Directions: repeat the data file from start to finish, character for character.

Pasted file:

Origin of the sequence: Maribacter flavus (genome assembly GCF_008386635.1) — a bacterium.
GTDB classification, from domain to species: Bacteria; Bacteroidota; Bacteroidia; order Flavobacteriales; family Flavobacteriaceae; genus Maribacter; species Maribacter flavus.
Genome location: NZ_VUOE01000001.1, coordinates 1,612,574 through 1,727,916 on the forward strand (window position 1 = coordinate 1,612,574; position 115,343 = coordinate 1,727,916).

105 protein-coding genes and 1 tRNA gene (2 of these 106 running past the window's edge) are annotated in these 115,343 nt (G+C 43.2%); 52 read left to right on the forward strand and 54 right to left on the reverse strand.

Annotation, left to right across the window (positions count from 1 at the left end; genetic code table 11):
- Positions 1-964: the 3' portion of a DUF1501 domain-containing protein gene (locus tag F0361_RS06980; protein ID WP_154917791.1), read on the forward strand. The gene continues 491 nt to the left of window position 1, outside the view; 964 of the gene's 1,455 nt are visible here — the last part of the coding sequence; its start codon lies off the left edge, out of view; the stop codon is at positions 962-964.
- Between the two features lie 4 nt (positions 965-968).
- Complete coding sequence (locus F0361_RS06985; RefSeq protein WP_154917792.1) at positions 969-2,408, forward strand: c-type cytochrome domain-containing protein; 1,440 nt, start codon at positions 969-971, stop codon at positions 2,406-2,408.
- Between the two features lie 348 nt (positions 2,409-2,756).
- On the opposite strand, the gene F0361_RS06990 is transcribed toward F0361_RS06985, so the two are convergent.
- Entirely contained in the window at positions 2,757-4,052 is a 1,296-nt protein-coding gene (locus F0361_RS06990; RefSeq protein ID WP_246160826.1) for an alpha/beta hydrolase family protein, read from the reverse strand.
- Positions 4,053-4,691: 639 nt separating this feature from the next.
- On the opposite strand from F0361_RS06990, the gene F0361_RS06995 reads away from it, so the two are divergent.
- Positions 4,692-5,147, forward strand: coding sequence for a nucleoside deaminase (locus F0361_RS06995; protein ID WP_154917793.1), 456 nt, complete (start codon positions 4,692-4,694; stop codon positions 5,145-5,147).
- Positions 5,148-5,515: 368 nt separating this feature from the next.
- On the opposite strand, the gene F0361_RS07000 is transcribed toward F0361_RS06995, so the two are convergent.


Origin of the sequence: Maribacter flavus (genome assembly GCF_008386635.1) — a bacterium.
GTDB classification, from domain to species: Bacteria; Bacteroidota; Bacteroidia; order Flavobacteriales; family Flavobacteriaceae; genus Maribacter; species Maribacter flavus.
Genome location: NZ_VUOE01000001.1, coordinates 1,612,574 through 1,727,916 on the forward strand (window position 1 = coordinate 1,612,574; position 115,343 = coordinate 1,727,916).

105 protein-coding genes and 1 tRNA gene (2 of these 106 running past the window's edge) are annotated in these 115,343 nt (G+C 43.2%); 52 read left to right on the forward strand and 54 right to left on the reverse strand.

Annotation, left to right across the window (positions count from 1 at the left end; genetic code table 11):
- Positions 1-964: the 3' portion of a DUF1501 domain-containing protein gene (locus tag F0361_RS06980; protein ID WP_154917791.1), read on the forward strand. The gene continues 491 nt to the left of window position 1, outside the view; 964 of the gene's 1,455 nt are visible here — the last part of the coding sequence; its start codon lies off the left edge, out of view; the stop codon is at positions 962-964.
- Between the two features lie 4 nt (positions 965-968).
- Complete coding sequence (locus F0361_RS06985; RefSeq protein WP_154917792.1) at positions 969-2,408, forward strand: c-type cytochrome domain-containing protein; 1,440 nt, start codon at positions 969-971, stop codon at positions 2,406-2,408.
- Between the two features lie 348 nt (positions 2,409-2,756).
- On the opposite strand, the gene F0361_RS06990 is transcribed toward F0361_RS06985, so the two are convergent.
- Entirely contained in the window at positions 2,757-4,052 is a 1,296-nt protein-coding gene (locus F0361_RS06990; RefSeq protein ID WP_246160826.1) for an alpha/beta hydrolase family protein, read from the reverse strand.
- Positions 4,053-4,691: 639 nt separating this feature from the next.
- On the opposite strand from F0361_RS06990, the gene F0361_RS06995 reads away from it, so the two are divergent.
- Positions 4,692-5,147, forward strand: coding sequence for a nucleoside deaminase (locus F0361_RS06995; protein ID WP_154917793.1), 456 nt, complete (start codon positions 4,692-4,694; stop codon positions 5,145-5,147).
- Positions 5,148-5,515: 368 nt separating this feature from the next.
- On the opposite strand, the gene F0361_RS07000 is transcribed toward F0361_RS06995, so the two are convergent.